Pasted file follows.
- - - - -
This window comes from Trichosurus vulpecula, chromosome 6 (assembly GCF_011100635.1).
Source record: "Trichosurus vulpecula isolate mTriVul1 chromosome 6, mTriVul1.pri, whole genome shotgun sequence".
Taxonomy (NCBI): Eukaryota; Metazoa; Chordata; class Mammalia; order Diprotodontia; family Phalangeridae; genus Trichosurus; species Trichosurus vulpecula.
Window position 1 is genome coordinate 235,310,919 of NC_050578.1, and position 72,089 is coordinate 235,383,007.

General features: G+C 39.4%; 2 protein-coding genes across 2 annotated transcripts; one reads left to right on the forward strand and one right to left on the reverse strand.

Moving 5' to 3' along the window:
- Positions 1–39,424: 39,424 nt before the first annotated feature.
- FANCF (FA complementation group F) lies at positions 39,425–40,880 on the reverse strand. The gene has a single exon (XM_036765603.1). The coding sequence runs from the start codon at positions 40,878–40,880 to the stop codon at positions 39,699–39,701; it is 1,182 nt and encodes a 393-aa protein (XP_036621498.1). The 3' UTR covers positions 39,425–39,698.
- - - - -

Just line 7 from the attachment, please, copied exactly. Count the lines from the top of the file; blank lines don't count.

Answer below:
- Positions 1–39,424: 39,424 nt before the first annotated feature.